Md. ‘Vaccine Hunters’ raise ID, eligibility issues at retail COVID-19 vaccine sites

A group of Montgomery County, Maryland, teachers who volunteer to help people access COVID-19 vaccines say some residents are being singled out at pharmacies and asked to provide multiple forms of identification to prove their eligibility when that’s not the case.

Known as “The Vaccine Hunters,” the group helps people get access to COVID-19 vaccine appointments. Maisie Lynch, a Montgomery County teacher and one of the group’s organizers, told reporters that immigrants — documented and undocumented — “have gone to retail pharmacies and are being asked for paperwork that is not being asked of other folks, especially white folks.”

At a Monday briefing with Montgomery County Council President Tom Hucker and Vice President Gabe Albornoz, Lynch said her group has been getting calls from people who have been refused vaccinations, even though they had appointments and showed their emails or text messages verifying they signed up to be vaccinated.

In one case, Lynch said two clergy members brought W-2 forms to confirm their eligibility for vaccination, “and they were told that they had to have a letter from their employer.” When a member of the Vaccine Hunters got on the phone with the pharmacist, Lynch said the pharmacist confirmed that the two clergy members were indeed eligible for their vaccinations.

“What was happening,” said Lynch, was “the person that was the gatekeeper at the front was denying access based on his understanding of the rules.”

“This doesn’t appear to be just a single incident,” Hucker said. “We don’t know how widespread this is, but to have multiple incidents like this come up with the same storyline behind them is really, really troubling.”

Albornoz said the incidents could prevent Maryland’s hardest-hit residents, many of whom are immigrants already anxious to provide identification, from getting vaccinated against the coronavirus, which has hit their communities especially hard.

“All it takes is one negative experience for that to spread among a community, making it even less likely that more people will come forward to address these issues,” Albornoz said.

Vaccine Hunter members said the incidents were reported at retail pharmacies, not at the state’s mass vaccination sites or county-run health department vaccination locations.

They also stated that many retail pharmacies their volunteers have contacted have helped ensure patients could navigate the vaccination process. Yet, there are cases reported where it appeared rules were either misinterpreted or disregarded.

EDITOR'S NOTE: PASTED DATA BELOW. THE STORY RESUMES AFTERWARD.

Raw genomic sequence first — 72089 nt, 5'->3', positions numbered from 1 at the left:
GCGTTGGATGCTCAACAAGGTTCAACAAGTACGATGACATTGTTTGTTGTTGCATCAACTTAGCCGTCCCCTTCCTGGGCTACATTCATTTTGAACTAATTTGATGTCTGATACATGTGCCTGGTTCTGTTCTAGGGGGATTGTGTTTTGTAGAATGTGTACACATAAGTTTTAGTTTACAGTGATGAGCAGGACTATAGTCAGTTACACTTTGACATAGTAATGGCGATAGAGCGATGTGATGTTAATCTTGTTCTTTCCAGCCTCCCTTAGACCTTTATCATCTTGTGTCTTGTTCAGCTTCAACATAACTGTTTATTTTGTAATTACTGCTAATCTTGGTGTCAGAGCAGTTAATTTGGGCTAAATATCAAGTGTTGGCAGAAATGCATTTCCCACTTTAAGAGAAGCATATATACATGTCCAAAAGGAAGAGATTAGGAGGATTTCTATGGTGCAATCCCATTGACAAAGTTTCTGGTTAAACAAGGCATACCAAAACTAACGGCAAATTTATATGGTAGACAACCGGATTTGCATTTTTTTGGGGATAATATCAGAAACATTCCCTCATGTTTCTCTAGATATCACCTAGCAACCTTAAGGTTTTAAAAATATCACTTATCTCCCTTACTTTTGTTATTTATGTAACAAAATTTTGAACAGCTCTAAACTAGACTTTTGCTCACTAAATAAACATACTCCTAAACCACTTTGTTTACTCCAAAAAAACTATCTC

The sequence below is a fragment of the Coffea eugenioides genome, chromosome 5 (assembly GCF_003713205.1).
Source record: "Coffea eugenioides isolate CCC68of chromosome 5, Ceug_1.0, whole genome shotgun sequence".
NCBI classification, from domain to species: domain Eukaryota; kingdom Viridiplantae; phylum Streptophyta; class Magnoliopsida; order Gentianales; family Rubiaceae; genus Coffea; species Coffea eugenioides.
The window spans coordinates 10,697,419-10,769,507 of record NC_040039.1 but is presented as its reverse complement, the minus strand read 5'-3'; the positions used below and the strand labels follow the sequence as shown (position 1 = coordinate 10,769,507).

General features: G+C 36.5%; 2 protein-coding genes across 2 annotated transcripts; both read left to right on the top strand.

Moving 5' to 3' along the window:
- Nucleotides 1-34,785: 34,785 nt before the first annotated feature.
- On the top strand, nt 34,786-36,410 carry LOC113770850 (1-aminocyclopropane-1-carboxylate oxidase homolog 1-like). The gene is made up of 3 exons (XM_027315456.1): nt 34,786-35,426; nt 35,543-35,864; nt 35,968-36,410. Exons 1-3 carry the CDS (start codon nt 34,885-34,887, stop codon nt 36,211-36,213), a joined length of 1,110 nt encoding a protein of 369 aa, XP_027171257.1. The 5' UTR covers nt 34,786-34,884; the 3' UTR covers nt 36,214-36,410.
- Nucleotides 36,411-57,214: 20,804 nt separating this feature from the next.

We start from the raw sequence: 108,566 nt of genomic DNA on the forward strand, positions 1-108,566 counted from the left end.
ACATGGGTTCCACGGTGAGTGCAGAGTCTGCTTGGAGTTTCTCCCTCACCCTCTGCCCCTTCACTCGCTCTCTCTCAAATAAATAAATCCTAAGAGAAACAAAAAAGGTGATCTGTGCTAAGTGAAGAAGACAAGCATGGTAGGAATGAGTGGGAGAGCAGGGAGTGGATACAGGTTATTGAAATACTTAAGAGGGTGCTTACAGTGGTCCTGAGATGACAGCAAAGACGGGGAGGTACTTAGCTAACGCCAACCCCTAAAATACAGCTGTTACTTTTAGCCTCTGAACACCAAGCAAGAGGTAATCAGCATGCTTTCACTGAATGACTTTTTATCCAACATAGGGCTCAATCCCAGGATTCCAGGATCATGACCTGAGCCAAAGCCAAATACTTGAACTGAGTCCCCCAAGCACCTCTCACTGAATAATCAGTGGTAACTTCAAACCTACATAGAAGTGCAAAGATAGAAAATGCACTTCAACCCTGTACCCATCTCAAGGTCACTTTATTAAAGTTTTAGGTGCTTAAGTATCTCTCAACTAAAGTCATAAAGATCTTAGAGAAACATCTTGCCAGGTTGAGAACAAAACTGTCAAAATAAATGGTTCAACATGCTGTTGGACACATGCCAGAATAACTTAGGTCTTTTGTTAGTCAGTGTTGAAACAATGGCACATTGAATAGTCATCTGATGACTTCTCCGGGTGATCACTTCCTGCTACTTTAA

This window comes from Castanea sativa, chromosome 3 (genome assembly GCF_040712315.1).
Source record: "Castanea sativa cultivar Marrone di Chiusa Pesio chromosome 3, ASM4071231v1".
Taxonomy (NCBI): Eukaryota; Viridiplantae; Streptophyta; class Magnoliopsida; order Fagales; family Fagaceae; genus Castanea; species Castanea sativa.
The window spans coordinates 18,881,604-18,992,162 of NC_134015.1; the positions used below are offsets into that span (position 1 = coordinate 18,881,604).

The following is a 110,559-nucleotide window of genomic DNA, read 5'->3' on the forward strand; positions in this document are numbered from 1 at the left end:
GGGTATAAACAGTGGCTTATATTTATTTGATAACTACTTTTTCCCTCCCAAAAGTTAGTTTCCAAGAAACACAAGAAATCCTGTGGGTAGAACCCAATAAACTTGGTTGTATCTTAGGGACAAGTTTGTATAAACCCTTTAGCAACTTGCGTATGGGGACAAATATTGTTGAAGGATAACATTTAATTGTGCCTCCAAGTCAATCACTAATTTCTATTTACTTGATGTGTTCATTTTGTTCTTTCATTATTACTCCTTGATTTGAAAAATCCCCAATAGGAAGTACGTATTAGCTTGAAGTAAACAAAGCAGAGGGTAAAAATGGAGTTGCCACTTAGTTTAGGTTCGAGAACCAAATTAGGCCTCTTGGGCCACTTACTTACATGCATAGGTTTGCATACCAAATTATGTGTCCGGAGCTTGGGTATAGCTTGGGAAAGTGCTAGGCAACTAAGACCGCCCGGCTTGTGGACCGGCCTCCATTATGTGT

Amy Thibault, senior manager of Corporate Communications for CVS Health, confirmed one of the incidents happened at a pharmacy in White Plains, Maryland. However, it was her understanding that one person did have an appointment, but the second did not.

The Vaccine Hunters dispute Thibault’s account, insisting both clients had appointments. Thibault said both recipients eventually got vaccinated.

Thibault said those who get an appointment at the retail outlets should not be turned away if they don’t have an ID, and they do not have to prove that they are eligible. Patients are asked about eligibility during the initial online sign-up process, but that does not have to be verified when the client shows up for a vaccine.

“We are relying on the patient to answer the questions accurately” during the online sign-up process, “and that’s the only time they’ll be asked about eligibility,” Thibault said. They should not be quizzed about that when they arrive to a pharmacy for their appointment.

Thibault explained pharmacies performing the vaccinations have to attest to the fact that they asked for identification as part of a federal requirement, even though recipients aren’t required to show their ID.

“If a person doesn’t have an ID with them or doesn’t feel comfortable sharing their ID, they will not be turned away,” Thibault said. “We 100% want to make sure that everyone gets this vaccine as quickly as possible. ”

Lynch and the Vaccine Hunters want to see a hotline residents can call to get answers to questions about the vaccines and vaccination process. She also said the group would like to see signage list exactly what kind of documentation vaccine recipients need to have at vaccination sites run by private providers, as well as county and state locations.

The Maryland Department of Health posted a list of items to bring to your vaccination appointment on its COVIDLINK website’s FAQ section.


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Looking for more information? D.C., Maryland and Virginia are each releasing more data every day. Visit their official sites here: Virginia | Maryland | D.C.

Kate Ryan

As a member of the award-winning WTOP News, Kate is focused on state and local government. Her focus has always been on how decisions made in a council chamber or state house affect your house. She's also covered breaking news, education and more.

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